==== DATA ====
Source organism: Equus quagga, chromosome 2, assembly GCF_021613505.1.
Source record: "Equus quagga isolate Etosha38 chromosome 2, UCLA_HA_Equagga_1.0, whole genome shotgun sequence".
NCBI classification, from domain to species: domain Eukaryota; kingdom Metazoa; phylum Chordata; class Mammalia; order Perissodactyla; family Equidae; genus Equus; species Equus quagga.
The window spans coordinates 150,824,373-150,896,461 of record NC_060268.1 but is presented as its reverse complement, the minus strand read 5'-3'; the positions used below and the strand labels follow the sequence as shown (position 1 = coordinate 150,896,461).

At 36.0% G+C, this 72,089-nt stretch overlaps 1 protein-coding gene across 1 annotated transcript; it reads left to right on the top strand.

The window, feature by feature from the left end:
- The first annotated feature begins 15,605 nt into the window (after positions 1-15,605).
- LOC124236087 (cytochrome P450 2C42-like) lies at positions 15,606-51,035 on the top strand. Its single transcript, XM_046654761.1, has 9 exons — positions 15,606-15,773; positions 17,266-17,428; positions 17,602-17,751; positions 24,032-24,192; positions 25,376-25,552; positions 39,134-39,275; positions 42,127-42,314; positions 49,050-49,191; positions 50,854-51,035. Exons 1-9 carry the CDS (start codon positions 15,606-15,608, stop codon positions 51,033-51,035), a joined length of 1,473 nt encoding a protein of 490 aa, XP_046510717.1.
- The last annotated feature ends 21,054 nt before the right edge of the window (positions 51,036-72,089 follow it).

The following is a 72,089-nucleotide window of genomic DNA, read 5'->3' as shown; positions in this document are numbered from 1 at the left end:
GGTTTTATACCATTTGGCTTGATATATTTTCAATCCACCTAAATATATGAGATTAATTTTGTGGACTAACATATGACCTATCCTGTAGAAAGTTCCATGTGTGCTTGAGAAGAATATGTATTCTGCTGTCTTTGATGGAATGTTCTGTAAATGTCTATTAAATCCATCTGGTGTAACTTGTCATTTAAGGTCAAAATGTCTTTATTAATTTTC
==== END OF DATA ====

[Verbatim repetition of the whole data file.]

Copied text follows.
Source organism: Equus quagga, chromosome 2, assembly GCF_021613505.1.
Source record: "Equus quagga isolate Etosha38 chromosome 2, UCLA_HA_Equagga_1.0, whole genome shotgun sequence".
NCBI classification, from domain to species: domain Eukaryota; kingdom Metazoa; phylum Chordata; class Mammalia; order Perissodactyla; family Equidae; genus Equus; species Equus quagga.
The window spans coordinates 150,824,373-150,896,461 of record NC_060268.1 but is presented as its reverse complement, the minus strand read 5'-3'; the positions used below and the strand labels follow the sequence as shown (position 1 = coordinate 150,896,461).

At 36.0% G+C, this 72,089-nt stretch overlaps 1 protein-coding gene across 1 annotated transcript; it reads left to right on the top strand.

The window, feature by feature from the left end:
- The first annotated feature begins 15,605 nt into the window (after positions 1-15,605).
- LOC124236087 (cytochrome P450 2C42-like) lies at positions 15,606-51,035 on the top strand. Its single transcript, XM_046654761.1, has 9 exons — positions 15,606-15,773; positions 17,266-17,428; positions 17,602-17,751; positions 24,032-24,192; positions 25,376-25,552; positions 39,134-39,275; positions 42,127-42,314; positions 49,050-49,191; positions 50,854-51,035. Exons 1-9 carry the CDS (start codon positions 15,606-15,608, stop codon positions 51,033-51,035), a joined length of 1,473 nt encoding a protein of 490 aa, XP_046510717.1.
- The last annotated feature ends 21,054 nt before the right edge of the window (positions 51,036-72,089 follow it).

The following is a 72,089-nucleotide window of genomic DNA, read 5'->3' as shown; positions in this document are numbered from 1 at the left end:
GGTTTTATACCATTTGGCTTGATATATTTTCAATCCACCTAAATATATGAGATTAATTTTGTGGACTAACATATGACCTATCCTGTAGAAAGTTCCATGTGTGCTTGAGAAGAATATGTATTCTGCTGTCTTTGATGGAATGTTCTGTAAATGTCTATTAAATCCATCTGGTGTAACTTGTCATTTAAGGTCAAAATGTCTTTATTAATTTTC